Summer Books: Talking Heads and Sympathetic Wolves: Illustrating Aelfric’s Life of St. Edmund

Talking Heads and Sympathetic Wolves The Kids Illustrate Aelfric's Life of St Edmund

To start off the Summer Books series for our Summer of Ability 2014, I pointed the kids to one of the earliest stories of an ABLE body! We read, listened to, and illustrated Aelfric’s Old English version of the Life of Saint Edmund. The kids are no strangers to Old English in translation. Last summer we read and illustrated Seamus Heaney’s version of Beowulf!  So, this short history of Edmund’s life was something they could relate to.* Actually, it’s an easy story for any kid to relate to! It’s a a hero story, with an amazing animal and plenty of good old fashioned poetic justice! While there are versions of the story all over the web, we were lucky enough to find  this awesome youtube video in which the poster reads a portion of the story aloud in Aelfric’s Old English, while a modern English translation and some basic illustrations appear on the screen:

What happens in the video-portion  of the story? 
The Danes have decided to attack East Anglia. King Edmund is sad to see so many of his people slaughtered. When the devilish Hingwar and Hubba ask Edmund to bow down to their rule, he will not do so. Edmund tells them that he will not fight them, either, because of his religious beliefs. So, the two hooligans attack Edmund with spears and whips. When these attackers hear Edmund calling out for “Christ” to help him, they grow angry and behead the ruler. To ensure that Edmund will not have a proper burial, they hide his head in the woods. However, when the East Angles find the abused body of their leader, they go searching for his head. In the woods, a noble wolf finds the head and sits with it in order to protect it. Against all hope, the people call out for Edmund by name, as if he would answer. Surprisingly, they hear their ruler calling, “here, here here,” and they find Edmund’s head protected by the wolf. The people compliment the wolf for his sympathy and kindness. Then, they return the head to the body and erect a shrine for their king and sainted martyr.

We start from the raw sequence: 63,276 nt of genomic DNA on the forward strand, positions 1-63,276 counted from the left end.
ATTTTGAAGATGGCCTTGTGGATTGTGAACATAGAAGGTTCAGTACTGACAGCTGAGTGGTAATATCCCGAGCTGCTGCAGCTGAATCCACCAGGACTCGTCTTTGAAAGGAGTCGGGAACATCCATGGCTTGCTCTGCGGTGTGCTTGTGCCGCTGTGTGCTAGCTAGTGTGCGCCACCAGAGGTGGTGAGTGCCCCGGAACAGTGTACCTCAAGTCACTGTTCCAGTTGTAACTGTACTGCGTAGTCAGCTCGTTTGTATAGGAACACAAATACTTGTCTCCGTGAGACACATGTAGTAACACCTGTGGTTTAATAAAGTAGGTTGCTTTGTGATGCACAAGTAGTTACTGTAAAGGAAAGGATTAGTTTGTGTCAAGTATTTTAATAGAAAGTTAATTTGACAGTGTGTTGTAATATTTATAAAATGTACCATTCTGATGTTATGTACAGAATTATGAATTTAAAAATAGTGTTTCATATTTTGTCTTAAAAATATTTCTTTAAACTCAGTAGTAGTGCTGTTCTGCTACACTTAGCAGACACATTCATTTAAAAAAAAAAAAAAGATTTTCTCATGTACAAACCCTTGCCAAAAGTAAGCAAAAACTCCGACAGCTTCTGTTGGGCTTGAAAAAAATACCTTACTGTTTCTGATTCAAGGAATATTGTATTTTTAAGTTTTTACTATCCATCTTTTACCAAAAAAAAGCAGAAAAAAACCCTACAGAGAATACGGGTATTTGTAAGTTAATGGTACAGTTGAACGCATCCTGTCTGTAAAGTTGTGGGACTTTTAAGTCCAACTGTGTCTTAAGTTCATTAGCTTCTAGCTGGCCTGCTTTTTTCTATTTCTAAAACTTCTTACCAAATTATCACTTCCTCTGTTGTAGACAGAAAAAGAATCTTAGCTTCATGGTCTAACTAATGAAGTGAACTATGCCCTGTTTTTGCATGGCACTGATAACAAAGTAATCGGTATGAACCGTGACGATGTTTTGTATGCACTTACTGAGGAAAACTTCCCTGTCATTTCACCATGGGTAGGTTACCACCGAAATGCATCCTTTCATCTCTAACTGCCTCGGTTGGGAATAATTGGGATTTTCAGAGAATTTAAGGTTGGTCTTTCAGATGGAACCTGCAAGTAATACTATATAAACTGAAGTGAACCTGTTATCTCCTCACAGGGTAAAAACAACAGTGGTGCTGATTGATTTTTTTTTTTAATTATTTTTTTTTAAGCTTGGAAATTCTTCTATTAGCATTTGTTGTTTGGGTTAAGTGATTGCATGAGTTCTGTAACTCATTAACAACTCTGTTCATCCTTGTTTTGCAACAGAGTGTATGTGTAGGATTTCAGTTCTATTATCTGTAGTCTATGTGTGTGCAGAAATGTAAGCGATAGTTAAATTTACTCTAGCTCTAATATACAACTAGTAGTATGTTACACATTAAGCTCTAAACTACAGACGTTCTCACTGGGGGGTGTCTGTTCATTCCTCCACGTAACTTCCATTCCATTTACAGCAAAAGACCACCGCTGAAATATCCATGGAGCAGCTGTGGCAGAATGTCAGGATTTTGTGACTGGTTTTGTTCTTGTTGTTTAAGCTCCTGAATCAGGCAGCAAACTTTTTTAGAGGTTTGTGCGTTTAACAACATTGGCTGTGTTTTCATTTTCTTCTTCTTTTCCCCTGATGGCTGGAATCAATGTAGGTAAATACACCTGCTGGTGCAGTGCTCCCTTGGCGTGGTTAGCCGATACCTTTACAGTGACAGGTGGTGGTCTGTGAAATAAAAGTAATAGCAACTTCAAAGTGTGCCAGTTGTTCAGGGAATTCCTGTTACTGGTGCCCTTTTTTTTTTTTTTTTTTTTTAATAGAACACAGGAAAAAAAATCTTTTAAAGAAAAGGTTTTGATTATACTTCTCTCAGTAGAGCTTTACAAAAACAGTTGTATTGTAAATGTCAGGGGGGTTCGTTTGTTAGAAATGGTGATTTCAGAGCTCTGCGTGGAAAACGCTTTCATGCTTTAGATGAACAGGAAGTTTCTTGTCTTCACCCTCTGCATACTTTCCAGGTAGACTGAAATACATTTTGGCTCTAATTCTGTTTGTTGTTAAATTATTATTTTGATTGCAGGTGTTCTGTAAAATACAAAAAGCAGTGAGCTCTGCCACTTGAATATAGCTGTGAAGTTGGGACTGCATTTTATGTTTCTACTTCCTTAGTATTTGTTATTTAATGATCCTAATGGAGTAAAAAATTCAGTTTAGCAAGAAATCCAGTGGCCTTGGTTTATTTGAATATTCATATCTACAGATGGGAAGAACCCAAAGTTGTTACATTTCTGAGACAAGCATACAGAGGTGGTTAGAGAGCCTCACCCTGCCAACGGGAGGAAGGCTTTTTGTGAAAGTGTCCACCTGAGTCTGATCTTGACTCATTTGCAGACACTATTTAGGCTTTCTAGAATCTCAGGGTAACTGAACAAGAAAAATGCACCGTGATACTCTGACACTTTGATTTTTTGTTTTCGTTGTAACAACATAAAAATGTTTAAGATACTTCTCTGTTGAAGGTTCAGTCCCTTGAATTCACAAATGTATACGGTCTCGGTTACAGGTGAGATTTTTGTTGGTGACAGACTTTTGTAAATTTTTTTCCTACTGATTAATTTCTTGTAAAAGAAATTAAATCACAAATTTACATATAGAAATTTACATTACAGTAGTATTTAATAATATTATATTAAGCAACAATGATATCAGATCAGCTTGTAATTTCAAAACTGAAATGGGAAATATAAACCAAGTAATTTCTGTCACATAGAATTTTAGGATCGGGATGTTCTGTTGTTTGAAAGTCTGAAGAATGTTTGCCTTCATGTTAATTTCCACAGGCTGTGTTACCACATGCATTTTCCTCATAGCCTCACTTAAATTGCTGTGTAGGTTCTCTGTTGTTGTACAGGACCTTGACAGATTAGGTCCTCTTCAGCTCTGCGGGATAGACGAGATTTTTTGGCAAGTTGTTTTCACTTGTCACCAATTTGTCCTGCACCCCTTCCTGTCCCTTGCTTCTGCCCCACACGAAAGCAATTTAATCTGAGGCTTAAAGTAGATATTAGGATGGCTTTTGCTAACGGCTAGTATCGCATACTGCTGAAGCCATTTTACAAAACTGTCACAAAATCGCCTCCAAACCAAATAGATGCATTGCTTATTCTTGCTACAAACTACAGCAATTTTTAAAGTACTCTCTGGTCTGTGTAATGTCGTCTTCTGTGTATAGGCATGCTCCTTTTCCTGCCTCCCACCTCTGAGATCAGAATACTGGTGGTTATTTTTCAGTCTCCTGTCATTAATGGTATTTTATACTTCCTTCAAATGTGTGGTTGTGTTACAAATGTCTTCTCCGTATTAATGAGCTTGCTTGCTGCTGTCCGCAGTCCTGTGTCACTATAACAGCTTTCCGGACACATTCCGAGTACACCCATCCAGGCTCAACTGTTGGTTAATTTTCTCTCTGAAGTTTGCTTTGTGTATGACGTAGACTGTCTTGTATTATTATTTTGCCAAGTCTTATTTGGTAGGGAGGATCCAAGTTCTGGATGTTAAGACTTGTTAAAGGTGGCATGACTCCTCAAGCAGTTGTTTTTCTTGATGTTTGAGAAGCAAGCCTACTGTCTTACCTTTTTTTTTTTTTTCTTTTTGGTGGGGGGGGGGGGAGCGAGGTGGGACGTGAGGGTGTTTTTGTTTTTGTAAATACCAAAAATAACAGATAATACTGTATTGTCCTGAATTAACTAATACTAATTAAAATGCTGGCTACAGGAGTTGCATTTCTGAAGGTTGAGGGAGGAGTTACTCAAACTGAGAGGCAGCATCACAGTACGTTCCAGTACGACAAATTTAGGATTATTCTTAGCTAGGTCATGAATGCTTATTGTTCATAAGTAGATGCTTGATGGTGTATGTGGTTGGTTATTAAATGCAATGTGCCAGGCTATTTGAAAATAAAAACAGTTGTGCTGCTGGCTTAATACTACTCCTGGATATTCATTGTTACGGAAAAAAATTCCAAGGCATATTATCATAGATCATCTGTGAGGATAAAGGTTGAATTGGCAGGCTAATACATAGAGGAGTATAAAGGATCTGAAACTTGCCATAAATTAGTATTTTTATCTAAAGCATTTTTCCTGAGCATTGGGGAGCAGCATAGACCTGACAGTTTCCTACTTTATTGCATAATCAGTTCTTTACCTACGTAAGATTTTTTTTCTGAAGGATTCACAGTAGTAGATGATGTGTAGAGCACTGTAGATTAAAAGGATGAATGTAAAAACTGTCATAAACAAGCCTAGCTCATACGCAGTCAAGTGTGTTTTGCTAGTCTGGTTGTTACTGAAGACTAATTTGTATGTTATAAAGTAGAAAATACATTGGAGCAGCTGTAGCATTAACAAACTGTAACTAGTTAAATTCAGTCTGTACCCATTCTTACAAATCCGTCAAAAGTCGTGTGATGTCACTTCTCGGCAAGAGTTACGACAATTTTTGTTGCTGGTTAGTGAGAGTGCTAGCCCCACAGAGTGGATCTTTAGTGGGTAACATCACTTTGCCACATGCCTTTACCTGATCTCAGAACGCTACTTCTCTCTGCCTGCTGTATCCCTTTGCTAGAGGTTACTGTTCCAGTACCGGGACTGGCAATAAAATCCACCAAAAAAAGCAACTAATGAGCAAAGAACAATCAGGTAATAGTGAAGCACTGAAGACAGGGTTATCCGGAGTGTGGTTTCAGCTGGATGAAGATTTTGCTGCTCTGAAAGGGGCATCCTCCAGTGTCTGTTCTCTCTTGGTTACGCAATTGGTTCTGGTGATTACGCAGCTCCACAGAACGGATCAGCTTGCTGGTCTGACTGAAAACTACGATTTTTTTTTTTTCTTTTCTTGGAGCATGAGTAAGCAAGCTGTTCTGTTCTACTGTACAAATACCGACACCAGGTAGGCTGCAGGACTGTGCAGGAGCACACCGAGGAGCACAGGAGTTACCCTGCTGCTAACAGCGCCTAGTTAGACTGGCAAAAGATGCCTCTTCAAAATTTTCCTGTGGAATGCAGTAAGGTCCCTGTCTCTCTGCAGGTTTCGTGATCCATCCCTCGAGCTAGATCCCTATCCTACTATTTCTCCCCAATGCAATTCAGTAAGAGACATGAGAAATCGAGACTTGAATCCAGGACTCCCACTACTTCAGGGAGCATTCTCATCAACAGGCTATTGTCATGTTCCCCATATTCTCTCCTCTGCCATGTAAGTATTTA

What happens afterward?
Unfortunately, the video does not include the parts of the story in which Edmund’s dead body miraculously fuses back to his head once his head and body are finally reunited in the tomb, or how Edmund’s spirit manages to “freeze” the bodies of several thieves who have come in the night to loot his tomb of its riches, so that they are found stuck in place by those who come to Edmund’s church the next day. To take care of matters, we had a look over an English version and I paraphrased it for them.

After we watched and listened to the story a few times, (the last time, with our eyes closed), and after I added my little bit on to the tail end, I had the kids use the media of their choice to illustrate the life, with a special emphasis upon the human body and upon the other sympathetic bodies in the story. Below, you’ll find the results…

*But, first, a note on religion. I tried not to teach this story as a Christian story, per se, but as a story about colonialism and religious persecution. So, I asked the kids: What if the Danish were Christians? And what if Edmund worshipped Thor, the sun, a tree, a crazy witch lady, or a thousand stones? Is it ever right to invade another country and to force people to give up their beliefs or to assume your own?   I also asked them, is there really any hero, here?  Of course, they picked the wolf.

Today’s Illustrations

1. Edmund’s Head calls “Her, Her, Her!”  2. The wolf protects the king’s head  3. The thieves are frozen mid-theft
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1. The wolf sits on Edmund’s head  2. The thieves are frozen at church  3. Edmund’s head reattaching to his body
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One Response to Summer Books: Talking Heads and Sympathetic Wolves: Illustrating Aelfric’s Life of St. Edmund

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